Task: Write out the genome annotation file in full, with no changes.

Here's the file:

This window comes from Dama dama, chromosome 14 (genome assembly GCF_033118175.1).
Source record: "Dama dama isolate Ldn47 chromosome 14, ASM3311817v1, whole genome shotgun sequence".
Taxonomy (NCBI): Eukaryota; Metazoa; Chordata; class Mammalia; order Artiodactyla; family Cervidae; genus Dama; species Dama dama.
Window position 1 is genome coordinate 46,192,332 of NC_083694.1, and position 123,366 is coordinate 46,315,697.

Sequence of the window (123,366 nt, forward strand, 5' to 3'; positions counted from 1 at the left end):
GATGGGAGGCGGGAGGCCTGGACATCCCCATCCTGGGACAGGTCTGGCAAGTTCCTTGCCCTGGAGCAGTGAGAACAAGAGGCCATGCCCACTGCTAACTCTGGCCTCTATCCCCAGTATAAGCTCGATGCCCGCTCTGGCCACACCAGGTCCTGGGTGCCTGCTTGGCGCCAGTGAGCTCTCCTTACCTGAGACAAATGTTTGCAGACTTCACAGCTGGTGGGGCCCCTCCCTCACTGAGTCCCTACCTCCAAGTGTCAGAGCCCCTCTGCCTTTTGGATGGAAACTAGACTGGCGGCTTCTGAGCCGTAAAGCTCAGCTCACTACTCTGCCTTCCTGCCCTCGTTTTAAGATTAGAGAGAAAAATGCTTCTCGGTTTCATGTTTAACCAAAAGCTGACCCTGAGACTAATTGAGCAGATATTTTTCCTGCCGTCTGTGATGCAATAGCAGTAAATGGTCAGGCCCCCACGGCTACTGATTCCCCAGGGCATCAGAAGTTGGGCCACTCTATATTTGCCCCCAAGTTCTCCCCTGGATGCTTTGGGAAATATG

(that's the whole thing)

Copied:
This window comes from Dama dama, chromosome 14 (genome assembly GCF_033118175.1).
Source record: "Dama dama isolate Ldn47 chromosome 14, ASM3311817v1, whole genome shotgun sequence".
Taxonomy (NCBI): Eukaryota; Metazoa; Chordata; class Mammalia; order Artiodactyla; family Cervidae; genus Dama; species Dama dama.
Window position 1 is genome coordinate 46,192,332 of NC_083694.1, and position 123,366 is coordinate 46,315,697.

Sequence of the window (123,366 nt, forward strand, 5' to 3'; positions counted from 1 at the left end):
GATGGGAGGCGGGAGGCCTGGACATCCCCATCCTGGGACAGGTCTGGCAAGTTCCTTGCCCTGGAGCAGTGAGAACAAGAGGCCATGCCCACTGCTAACTCTGGCCTCTATCCCCAGTATAAGCTCGATGCCCGCTCTGGCCACACCAGGTCCTGGGTGCCTGCTTGGCGCCAGTGAGCTCTCCTTACCTGAGACAAATGTTTGCAGACTTCACAGCTGGTGGGGCCCCTCCCTCACTGAGTCCCTACCTCCAAGTGTCAGAGCCCCTCTGCCTTTTGGATGGAAACTAGACTGGCGGCTTCTGAGCCGTAAAGCTCAGCTCACTACTCTGCCTTCCTGCCCTCGTTTTAAGATTAGAGAGAAAAATGCTTCTCGGTTTCATGTTTAACCAAAAGCTGACCCTGAGACTAATTGAGCAGATATTTTTCCTGCCGTCTGTGATGCAATAGCAGTAAATGGTCAGGCCCCCACGGCTACTGATTCCCCAGGGCATCAGAAGTTGGGCCACTCTATATTTGCCCCCAAGTTCTCCCCTGGATGCTTTGGGAAATATG